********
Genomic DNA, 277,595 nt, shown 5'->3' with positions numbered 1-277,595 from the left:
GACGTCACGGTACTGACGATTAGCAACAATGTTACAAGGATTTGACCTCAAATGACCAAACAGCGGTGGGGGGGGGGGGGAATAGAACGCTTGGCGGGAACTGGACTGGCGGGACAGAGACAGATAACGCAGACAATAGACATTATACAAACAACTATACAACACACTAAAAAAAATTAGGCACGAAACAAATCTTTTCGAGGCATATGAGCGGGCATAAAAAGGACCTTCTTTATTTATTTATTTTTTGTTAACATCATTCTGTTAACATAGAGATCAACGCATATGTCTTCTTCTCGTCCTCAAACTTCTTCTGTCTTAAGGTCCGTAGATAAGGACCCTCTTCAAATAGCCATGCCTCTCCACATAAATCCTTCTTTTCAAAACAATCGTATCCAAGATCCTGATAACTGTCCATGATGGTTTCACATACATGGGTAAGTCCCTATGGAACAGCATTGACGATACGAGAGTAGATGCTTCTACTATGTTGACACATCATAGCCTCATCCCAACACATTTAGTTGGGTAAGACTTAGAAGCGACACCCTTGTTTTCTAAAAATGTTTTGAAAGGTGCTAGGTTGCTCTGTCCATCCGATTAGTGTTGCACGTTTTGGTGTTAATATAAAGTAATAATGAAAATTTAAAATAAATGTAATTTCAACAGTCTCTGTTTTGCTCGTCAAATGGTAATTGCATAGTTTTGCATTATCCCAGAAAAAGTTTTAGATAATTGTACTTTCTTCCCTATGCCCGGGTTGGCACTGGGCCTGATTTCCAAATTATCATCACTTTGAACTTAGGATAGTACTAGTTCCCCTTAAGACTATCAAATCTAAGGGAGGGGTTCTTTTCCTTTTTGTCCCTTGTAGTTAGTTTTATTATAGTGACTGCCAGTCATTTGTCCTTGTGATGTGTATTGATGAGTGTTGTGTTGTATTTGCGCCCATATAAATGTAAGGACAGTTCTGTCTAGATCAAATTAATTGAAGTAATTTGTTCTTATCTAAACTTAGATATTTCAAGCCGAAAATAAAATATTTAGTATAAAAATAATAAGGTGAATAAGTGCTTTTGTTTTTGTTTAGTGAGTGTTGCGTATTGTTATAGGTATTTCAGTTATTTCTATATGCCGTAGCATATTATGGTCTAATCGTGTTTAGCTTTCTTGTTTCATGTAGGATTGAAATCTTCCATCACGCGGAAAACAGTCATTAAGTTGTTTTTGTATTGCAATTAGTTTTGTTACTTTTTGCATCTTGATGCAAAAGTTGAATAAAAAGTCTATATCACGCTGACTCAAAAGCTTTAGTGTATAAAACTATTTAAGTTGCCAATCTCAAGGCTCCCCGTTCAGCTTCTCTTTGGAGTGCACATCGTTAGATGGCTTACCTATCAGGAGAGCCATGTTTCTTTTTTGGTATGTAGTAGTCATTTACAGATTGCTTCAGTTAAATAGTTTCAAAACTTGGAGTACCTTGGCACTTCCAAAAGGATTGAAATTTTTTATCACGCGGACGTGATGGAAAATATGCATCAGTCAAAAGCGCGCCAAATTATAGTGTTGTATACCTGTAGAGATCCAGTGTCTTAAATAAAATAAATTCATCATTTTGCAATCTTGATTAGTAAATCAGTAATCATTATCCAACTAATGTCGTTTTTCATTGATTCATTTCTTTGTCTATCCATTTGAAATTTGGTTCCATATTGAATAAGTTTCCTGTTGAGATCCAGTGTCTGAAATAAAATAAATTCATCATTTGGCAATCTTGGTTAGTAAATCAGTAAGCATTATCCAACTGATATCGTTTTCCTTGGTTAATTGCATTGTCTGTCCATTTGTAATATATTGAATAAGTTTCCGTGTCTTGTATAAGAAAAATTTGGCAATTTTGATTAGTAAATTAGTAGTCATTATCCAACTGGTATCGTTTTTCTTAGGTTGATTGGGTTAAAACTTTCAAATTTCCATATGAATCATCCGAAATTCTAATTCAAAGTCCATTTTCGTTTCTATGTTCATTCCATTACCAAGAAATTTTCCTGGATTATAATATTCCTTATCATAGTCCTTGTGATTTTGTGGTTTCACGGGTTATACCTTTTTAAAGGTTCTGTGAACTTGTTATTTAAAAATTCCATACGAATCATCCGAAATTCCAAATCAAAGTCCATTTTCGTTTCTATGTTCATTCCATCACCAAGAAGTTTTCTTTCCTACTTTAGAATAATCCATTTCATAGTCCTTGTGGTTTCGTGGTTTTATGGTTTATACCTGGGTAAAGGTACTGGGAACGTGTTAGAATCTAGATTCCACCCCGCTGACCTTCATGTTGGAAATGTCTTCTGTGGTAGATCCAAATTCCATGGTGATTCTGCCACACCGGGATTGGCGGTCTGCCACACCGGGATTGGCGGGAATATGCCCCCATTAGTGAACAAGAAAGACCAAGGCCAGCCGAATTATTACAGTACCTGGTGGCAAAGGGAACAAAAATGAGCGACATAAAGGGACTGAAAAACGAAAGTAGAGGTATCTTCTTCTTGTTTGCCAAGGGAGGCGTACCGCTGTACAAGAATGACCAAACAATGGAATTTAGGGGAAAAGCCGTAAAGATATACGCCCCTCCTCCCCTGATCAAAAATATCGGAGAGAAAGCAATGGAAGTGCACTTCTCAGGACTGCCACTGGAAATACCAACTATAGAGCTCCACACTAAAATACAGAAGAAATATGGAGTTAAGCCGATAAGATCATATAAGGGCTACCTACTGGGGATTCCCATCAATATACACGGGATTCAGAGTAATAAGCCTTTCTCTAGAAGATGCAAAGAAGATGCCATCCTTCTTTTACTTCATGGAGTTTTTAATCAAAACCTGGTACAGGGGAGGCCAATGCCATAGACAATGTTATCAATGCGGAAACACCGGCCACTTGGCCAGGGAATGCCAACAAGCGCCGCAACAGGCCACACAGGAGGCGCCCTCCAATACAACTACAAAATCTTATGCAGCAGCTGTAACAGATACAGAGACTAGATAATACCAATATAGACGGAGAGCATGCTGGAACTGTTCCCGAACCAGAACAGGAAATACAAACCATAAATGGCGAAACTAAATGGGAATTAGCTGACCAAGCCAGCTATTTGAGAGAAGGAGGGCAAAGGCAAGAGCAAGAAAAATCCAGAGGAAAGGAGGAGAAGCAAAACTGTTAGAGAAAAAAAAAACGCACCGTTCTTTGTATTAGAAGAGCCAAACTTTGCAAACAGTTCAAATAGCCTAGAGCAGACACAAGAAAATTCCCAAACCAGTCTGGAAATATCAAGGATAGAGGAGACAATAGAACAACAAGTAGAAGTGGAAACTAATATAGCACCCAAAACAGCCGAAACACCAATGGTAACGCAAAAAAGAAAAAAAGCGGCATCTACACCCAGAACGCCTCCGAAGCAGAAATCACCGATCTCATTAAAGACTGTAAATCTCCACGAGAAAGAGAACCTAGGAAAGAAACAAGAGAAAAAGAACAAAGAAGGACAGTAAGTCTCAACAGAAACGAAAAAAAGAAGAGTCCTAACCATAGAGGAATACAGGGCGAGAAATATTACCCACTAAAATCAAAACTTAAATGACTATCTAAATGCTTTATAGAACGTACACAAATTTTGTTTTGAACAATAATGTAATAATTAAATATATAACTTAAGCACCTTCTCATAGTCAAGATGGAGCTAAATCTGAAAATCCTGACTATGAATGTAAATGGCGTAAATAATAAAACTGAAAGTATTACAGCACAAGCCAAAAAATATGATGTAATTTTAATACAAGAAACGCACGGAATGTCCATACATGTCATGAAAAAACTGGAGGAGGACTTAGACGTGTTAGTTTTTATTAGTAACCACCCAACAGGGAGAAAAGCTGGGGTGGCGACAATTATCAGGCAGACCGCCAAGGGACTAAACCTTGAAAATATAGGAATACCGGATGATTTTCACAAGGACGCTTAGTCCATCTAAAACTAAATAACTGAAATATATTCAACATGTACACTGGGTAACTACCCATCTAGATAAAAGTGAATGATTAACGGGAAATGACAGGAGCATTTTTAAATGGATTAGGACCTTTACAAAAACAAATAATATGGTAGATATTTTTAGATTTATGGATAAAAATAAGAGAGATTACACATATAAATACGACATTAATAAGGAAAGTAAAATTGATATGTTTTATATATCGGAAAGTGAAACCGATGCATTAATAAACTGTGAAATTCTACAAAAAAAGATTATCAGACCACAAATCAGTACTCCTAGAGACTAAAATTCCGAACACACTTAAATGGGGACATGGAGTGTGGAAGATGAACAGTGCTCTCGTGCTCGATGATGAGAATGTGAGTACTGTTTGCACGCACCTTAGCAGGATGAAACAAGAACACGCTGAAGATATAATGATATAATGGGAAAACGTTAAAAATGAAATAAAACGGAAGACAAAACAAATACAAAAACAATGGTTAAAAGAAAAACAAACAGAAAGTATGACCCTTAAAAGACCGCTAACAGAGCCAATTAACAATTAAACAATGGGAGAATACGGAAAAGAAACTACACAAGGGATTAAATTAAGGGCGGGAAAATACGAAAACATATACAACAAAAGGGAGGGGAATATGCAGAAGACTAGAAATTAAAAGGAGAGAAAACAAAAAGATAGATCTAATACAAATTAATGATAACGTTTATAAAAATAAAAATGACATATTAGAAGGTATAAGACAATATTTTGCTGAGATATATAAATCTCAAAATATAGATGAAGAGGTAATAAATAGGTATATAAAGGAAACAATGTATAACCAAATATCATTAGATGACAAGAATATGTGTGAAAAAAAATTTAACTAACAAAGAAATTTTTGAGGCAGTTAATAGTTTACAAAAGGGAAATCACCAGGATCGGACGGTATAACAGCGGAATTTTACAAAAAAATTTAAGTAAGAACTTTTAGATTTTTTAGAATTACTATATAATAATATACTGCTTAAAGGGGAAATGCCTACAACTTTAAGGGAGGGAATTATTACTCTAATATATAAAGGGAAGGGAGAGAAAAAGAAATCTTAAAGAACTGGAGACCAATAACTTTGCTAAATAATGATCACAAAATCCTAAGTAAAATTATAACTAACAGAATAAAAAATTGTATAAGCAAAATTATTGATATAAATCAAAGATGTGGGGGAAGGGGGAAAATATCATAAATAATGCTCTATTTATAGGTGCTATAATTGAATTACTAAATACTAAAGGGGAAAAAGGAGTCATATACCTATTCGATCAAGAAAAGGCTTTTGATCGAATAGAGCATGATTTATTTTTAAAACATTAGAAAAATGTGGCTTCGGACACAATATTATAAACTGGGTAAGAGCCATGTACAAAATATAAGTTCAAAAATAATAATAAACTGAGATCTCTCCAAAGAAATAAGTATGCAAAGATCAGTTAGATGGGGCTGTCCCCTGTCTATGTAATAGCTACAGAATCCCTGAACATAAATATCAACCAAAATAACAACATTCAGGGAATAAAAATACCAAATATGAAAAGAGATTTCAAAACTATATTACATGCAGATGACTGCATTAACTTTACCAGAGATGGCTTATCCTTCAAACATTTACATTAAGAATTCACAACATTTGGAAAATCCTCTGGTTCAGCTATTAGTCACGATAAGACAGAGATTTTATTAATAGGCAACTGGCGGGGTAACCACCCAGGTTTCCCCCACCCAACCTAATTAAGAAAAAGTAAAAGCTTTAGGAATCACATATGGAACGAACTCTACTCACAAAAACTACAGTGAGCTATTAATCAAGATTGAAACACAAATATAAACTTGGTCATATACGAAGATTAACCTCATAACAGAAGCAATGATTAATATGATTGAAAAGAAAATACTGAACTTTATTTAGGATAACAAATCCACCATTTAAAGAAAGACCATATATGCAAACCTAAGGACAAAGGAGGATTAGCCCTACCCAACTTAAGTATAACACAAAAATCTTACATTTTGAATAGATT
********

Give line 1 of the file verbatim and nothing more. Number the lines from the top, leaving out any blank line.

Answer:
Genomic DNA, 277,595 nt, shown 5'->3' with positions numbered 1-277,595 from the left: